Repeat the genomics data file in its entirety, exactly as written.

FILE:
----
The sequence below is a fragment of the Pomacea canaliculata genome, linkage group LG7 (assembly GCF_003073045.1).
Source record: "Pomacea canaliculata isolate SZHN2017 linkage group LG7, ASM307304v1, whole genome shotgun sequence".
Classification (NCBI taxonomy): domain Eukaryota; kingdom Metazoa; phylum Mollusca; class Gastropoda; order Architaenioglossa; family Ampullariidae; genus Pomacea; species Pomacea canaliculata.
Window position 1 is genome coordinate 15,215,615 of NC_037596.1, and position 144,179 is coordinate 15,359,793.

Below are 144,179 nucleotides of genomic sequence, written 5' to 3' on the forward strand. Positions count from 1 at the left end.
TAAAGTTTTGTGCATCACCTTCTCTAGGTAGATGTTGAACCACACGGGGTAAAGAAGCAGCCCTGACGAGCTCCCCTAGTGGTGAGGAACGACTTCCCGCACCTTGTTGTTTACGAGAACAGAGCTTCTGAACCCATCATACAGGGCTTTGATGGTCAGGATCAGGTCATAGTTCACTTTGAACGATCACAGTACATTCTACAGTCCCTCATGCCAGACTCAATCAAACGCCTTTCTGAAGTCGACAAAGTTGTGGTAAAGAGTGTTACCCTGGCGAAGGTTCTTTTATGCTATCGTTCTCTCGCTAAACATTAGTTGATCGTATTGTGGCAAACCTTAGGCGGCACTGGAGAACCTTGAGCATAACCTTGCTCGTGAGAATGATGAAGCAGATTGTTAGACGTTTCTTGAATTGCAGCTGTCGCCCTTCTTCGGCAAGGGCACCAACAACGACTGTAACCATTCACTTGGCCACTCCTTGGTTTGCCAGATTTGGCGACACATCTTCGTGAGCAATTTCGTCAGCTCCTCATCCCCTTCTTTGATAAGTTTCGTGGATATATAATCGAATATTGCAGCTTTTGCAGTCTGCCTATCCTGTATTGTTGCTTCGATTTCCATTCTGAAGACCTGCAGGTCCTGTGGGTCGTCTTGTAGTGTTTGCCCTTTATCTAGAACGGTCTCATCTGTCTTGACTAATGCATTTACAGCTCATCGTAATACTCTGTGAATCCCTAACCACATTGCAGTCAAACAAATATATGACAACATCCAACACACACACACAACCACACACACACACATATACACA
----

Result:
The sequence below is a fragment of the Pomacea canaliculata genome, linkage group LG7 (assembly GCF_003073045.1).
Source record: "Pomacea canaliculata isolate SZHN2017 linkage group LG7, ASM307304v1, whole genome shotgun sequence".
Classification (NCBI taxonomy): domain Eukaryota; kingdom Metazoa; phylum Mollusca; class Gastropoda; order Architaenioglossa; family Ampullariidae; genus Pomacea; species Pomacea canaliculata.
Window position 1 is genome coordinate 15,215,615 of NC_037596.1, and position 144,179 is coordinate 15,359,793.

Below are 144,179 nucleotides of genomic sequence, written 5' to 3' on the forward strand. Positions count from 1 at the left end.
TAAAGTTTTGTGCATCACCTTCTCTAGGTAGATGTTGAACCACACGGGGTAAAGAAGCAGCCCTGACGAGCTCCCCTAGTGGTGAGGAACGACTTCCCGCACCTTGTTGTTTACGAGAACAGAGCTTCTGAACCCATCATACAGGGCTTTGATGGTCAGGATCAGGTCATAGTTCACTTTGAACGATCACAGTACATTCTACAGTCCCTCATGCCAGACTCAATCAAACGCCTTTCTGAAGTCGACAAAGTTGTGGTAAAGAGTGTTACCCTGGCGAAGGTTCTTTTATGCTATCGTTCTCTCGCTAAACATTAGTTGATCGTATTGTGGCAAACCTTAGGCGGCACTGGAGAACCTTGAGCATAACCTTGCTCGTGAGAATGATGAAGCAGATTGTTAGACGTTTCTTGAATTGCAGCTGTCGCCCTTCTTCGGCAAGGGCACCAACAACGACTGTAACCATTCACTTGGCCACTCCTTGGTTTGCCAGATTTGGCGACACATCTTCGTGAGCAATTTCGTCAGCTCCTCATCCCCTTCTTTGATAAGTTTCGTGGATATATAATCGAATATTGCAGCTTTTGCAGTCTGCCTATCCTGTATTGTTGCTTCGATTTCCATTCTGAAGACCTGCAGGTCCTGTGGGTCGTCTTGTAGTGTTTGCCCTTTATCTAGAACGGTCTCATCTGTCTTGACTAATGCATTTACAGCTCATCGTAATACTCTGTGAATCCCTAACCACATTGCAGTCAAACAAATATATGACAACATCCAACACACACACACAACCACACACACACACATATACACA